• Call ends at nearly the same pitch as the initial note
        • Phrases follow one another in rapid succession
      • Producing a musical or tinkling sound
    • Entry call
      • Uttered by a bird as it flies from a perch into the nest chamber entrance
      • Series of notes; c. 4 run up the scale, a final note drops to nearly match the pitch of the first
        • Inverse of the chatter call
        • Phrases follow one another in rapid succession
    • Threat call
      • Accompanied by actual or incipient attack
        • Caller advances towards another bird, bill open and tail fanned
      • Extended series of notes
        • A rising and falling call; several rising notes followed by falling notes
        • Terminal note nearly matches the pitch of the first
    • Greeting call
      • Produced by birds inside a nest chamber, directed toward another entering the nest
      • Sustained chirp accompanied by a falling series of notes
    • Begging call
      • Given by chicks begging for food
        • Accompanied by typical submissive posture; a crouched perch with drooped, quivering wings
      • Drawn out set of similarly pitched notes; rather raspy


Terrestrial movements (from Maclean 1967)

  • Hop
    • Most frequent form of movement along the ground
    • Feet held together; coming apart (one foot slightly in front of the other) during rapid progression
  • Walk
    • Short shuffling of the feet, typically only for one or two steps

Aerial movements (from Maclean 1967)

  • Agile
    • Highly maneuverable when in flight from a perch to enter a nest chamber
      • Capable of ascending vertically, body held horizontally
    • Hover for short periods; 1-2 seconds
  • Short distance flight (<90 m or 295 ft)
    • Fast and straight
    • Wings beat rapidly
  • Long distance flight
    • Alternating pattern of wing beats
      • Bursts of rapid beats interrupted by a dip in the flight path as the wings are closed

Interspecies Interactions

Predators (from Maclean 1967 unless otherwise noted)

  • Nest predators
    • Climbing snakes
      • Cape Cobra (Naja nivea) and Boomslang (Dispholidus typus) (Maclean 1967; Spottiswoode 2007)
    • Ratel/honey badger (Mellivora capensis)
    • Pygmy Falcon (Micronisus gaber) (Covas et al. 2004a)
  • Aerial and canopy predators
    • Chanting (Melierax musicus) and Gabar (Micronisus gabar) goshawks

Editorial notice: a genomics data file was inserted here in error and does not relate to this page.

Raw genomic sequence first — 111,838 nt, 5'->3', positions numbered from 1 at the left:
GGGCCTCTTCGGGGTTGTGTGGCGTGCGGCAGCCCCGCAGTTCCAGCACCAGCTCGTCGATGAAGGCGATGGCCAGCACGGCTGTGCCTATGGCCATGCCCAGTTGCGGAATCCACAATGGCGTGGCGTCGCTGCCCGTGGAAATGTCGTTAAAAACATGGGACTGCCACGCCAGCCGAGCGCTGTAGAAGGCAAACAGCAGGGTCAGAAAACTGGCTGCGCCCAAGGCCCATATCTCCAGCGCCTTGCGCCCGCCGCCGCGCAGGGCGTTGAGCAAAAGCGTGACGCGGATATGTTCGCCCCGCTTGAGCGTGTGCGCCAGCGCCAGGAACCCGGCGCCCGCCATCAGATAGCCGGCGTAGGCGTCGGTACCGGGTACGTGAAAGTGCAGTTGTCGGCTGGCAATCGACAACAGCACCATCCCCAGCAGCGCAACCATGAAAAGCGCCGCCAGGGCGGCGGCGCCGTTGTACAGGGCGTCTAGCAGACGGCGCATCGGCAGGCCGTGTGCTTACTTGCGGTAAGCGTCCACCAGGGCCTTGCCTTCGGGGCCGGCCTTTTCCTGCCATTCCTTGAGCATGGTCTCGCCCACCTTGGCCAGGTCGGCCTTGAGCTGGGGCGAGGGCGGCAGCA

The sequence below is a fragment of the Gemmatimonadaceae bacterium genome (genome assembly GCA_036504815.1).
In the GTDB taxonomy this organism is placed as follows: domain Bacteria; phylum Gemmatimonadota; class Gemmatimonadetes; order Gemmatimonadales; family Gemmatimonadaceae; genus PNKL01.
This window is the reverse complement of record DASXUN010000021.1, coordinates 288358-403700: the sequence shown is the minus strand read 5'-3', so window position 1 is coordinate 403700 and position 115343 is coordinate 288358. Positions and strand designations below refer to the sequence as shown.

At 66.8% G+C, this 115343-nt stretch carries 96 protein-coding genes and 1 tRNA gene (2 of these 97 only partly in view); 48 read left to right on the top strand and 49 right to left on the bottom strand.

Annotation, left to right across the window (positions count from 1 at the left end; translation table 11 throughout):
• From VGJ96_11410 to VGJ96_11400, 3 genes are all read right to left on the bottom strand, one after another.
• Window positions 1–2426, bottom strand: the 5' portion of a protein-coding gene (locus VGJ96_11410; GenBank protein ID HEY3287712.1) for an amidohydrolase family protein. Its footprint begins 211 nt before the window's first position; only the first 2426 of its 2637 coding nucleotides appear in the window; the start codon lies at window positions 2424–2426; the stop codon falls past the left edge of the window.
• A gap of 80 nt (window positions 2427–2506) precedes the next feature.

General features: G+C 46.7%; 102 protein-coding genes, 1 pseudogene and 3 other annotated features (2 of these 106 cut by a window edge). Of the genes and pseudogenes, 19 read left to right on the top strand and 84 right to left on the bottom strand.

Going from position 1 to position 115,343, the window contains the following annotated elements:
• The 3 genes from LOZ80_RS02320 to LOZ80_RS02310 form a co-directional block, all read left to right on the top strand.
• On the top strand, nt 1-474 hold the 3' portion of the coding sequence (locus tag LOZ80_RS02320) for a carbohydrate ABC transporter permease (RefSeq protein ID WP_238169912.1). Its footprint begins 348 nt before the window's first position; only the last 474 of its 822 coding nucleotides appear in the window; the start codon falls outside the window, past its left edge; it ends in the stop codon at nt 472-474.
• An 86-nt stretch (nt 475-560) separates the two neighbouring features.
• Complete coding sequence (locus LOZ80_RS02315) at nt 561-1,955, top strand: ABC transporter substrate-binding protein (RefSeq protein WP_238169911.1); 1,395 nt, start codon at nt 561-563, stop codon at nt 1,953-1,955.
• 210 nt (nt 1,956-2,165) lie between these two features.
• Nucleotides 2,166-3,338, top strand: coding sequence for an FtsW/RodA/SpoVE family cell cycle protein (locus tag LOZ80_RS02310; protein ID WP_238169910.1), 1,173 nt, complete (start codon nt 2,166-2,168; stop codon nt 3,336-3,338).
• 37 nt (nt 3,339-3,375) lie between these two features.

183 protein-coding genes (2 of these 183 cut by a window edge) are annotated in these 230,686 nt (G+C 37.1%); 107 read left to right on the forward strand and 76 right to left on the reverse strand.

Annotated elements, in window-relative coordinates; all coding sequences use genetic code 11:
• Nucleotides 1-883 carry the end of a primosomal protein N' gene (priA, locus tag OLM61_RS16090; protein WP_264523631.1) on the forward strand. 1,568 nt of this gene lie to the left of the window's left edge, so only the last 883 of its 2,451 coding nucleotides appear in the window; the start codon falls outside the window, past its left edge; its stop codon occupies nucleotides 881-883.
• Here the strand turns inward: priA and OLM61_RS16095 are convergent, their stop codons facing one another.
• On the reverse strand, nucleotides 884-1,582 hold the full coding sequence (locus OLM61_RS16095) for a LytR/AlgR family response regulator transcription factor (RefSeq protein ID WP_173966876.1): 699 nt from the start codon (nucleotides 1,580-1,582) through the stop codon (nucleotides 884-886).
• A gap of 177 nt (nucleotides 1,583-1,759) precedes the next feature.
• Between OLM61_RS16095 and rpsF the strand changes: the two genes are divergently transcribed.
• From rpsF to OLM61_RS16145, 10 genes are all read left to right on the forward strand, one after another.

• Likely predators
      •  Falco spp (Rock and Greater kestrels, Red-necked and Lanner falcons)
  • Terrestrial predators
    • Yellow mongoose (Cynoctis penicillata)
    • Possible predators
      • Caracal (Felis caracal), Cape wild cat (F. lybica), and red mongoose (Myonax ratlamuchi)

Symbiotic relationships (from Maclean 1967 unless otherwise noted)

  • Nests provide structure for animals
    • Other birds may settle into or onto a weaver nest mass to roost or to reproduce
      • Tolerated intruders; weavers react with minimal distress (threat calls) when intruder is visible, though they do not abandon their nests
        • Barn Owl (Tyto alba) and Verreaux’s Eagle-owl (Bubo lacteus)
        • Pigmy Falcon (Polihierax semitorquatus)
          • Shrike-like bird that does not build its own nest (Covas et al. 2004a)
          • Distribution in southern Africa reflects is obligate dependence on sociable weavers (Covas et al. 2004a)
        • Red-headed Finch (Amadina erythrocephala)
        • Egyptian Goose (Alopochen aegyptiacus)
        • Rosy-faced Lovebird (Agapornis roseicollis)
        • Yellow-billed Hornbill (Tockus leucomelas)
        • Lilac-breasted Roller (Coracias caudatus)
        • Grey-headed Sparrow (Passer diffusus)
      • Unwelcome intruders; weavers react with extreme distress and chase the intruder
        • Acacia Pied Barbet (Tricholaema leucomelas)
      • Opportunistic users of abandoned/deserted nests
        • Familiar Chat (Cercomela familiaris)
    • Numerous invertebrates inhabit nests (Maclean 1973d)
      • Social wasp (Belonogaster lateritia) (Bologna et al. 2007)
        • Possible mutualism; needs to be tested
          • Hypotheses: birds benefit from defensive behavior of wasps toward predators while wasps benefit from increases in localized prey (flies), which may be attracted to bird feces
    • Vertebrate ‘squatters’
      • Skinks (Mabuya striata) and geckos (Pachydactylus bibronii) may take up residence in nests
      • Possibly to feed on invertebrates
  • Parasites
    • Few infect adults or chicks
    • None appear to adversely affect health of adults

Comfort Behavior

a Sociable Weaver sunbathing

Birds are often seen fluffing their feathers and bathing in the sun early and late in the day.

Image credit: © CraftOlogy from Flickr. Some rights reserved.

Page Citations

Altwegg et al. (2014)
Bologna et al. (2007)
Covas et al. (2002)
Covas et al. (2004a)
Covas et al. (2006)
Craig (2004)
Maclean (1967)
Maclean (1973a,b,d,e)
Rat et al. (2014)
Spottiswoode (2007)